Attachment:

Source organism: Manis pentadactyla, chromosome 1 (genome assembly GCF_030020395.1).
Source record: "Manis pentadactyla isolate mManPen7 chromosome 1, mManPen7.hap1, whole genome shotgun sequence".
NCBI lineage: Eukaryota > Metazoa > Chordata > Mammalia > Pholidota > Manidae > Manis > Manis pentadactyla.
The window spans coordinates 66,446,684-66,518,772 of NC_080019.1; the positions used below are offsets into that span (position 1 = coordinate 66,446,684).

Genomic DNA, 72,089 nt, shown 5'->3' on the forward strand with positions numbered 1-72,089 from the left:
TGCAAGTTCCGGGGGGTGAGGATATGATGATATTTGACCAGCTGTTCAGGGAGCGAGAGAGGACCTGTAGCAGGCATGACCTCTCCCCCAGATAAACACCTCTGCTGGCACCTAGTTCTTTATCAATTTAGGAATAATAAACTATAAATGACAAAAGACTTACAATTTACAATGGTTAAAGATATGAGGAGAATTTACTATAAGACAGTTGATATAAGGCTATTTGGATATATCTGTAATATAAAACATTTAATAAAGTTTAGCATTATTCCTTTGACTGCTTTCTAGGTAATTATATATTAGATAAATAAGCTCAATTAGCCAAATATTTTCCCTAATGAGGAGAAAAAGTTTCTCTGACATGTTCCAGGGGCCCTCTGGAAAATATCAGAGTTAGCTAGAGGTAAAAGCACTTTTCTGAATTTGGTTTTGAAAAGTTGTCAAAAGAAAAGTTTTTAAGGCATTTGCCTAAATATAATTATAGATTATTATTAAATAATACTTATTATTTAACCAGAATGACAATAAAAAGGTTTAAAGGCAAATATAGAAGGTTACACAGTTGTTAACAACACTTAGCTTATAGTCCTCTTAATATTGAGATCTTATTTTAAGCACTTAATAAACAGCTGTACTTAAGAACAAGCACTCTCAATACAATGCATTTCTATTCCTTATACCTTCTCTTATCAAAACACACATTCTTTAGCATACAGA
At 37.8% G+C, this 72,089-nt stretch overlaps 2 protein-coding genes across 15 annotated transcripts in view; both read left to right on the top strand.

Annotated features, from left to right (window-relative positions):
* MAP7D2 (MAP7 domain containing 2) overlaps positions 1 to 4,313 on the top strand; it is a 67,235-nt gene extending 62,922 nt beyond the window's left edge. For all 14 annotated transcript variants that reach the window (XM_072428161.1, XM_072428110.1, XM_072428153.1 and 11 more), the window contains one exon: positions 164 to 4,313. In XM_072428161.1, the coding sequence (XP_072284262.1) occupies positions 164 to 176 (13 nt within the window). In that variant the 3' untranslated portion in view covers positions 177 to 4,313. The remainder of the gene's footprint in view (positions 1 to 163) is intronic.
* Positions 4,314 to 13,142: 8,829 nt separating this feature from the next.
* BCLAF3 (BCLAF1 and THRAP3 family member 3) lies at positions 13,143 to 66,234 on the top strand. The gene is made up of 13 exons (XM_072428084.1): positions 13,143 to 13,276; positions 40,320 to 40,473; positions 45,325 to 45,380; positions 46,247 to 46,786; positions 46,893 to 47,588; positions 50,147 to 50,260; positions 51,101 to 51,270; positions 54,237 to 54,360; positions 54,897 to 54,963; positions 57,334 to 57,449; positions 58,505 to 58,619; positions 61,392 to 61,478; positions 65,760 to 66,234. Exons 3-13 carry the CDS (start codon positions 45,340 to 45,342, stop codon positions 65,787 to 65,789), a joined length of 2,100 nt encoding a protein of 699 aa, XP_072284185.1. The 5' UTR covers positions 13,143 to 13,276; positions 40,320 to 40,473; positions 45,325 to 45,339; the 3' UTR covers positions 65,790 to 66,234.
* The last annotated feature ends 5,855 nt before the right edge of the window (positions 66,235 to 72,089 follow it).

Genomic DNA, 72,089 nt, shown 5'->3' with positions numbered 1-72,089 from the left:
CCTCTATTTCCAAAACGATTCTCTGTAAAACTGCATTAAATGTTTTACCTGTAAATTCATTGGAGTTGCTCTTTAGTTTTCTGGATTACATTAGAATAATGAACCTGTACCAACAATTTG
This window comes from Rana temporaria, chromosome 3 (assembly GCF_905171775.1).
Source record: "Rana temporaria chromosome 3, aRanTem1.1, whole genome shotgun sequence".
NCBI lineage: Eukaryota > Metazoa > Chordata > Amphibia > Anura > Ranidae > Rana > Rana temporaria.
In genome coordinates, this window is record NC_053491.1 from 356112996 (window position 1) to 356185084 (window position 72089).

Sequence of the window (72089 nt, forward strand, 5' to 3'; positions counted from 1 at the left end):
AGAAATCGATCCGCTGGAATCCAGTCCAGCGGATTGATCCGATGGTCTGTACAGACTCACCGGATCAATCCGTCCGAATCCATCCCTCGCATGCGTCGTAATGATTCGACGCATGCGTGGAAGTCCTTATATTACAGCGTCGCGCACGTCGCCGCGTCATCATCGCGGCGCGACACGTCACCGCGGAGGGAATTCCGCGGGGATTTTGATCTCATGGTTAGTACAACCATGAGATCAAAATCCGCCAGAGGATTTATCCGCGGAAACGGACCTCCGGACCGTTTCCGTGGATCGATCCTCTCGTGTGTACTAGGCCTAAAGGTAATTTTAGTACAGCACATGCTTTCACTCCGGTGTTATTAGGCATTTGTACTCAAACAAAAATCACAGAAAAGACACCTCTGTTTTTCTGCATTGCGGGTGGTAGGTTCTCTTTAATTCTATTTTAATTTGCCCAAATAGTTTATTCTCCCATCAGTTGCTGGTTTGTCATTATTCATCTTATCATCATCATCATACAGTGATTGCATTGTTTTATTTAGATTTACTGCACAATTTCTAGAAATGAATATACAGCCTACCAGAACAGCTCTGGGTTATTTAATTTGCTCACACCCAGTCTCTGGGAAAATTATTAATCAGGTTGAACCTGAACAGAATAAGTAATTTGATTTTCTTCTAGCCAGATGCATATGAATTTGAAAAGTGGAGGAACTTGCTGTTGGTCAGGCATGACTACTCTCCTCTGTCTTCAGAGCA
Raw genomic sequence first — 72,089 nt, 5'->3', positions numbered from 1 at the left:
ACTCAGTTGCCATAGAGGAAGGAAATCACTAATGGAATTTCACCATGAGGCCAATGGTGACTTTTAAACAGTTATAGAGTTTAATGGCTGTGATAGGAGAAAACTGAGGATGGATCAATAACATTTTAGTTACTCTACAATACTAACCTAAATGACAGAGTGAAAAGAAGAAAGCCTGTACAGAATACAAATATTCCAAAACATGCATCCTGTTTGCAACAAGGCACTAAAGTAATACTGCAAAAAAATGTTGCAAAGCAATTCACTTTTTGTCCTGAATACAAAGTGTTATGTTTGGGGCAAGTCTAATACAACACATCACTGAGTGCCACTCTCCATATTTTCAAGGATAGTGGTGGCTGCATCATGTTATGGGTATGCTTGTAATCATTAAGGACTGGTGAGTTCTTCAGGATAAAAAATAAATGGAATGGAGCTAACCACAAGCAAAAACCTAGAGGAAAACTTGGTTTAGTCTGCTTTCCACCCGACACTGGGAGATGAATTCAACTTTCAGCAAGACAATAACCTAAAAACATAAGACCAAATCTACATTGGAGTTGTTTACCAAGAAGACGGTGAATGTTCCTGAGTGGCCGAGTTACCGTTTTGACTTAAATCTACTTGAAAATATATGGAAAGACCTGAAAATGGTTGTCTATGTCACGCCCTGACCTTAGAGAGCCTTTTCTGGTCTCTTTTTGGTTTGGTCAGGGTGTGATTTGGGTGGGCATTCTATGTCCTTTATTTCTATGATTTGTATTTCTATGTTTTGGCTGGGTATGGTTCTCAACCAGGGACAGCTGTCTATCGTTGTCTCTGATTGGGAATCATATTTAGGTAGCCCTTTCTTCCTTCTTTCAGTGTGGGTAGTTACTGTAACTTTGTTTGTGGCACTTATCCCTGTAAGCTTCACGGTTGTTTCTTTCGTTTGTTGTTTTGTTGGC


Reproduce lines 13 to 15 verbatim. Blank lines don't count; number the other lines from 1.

Genomic DNA, 72,089 nt, shown 5'->3' with positions numbered 1-72,089 from the left:
CCTCTATTTCCAAAACGATTCTCTGTAAAACTGCATTAAATGTTTTACCTGTAAATTCATTGGAGTTGCTCTTTAGTTTTCTGGATTACATTAGAATAATGAACCTGTACCAACAATTTG
This window comes from Rana temporaria, chromosome 3 (assembly GCF_905171775.1).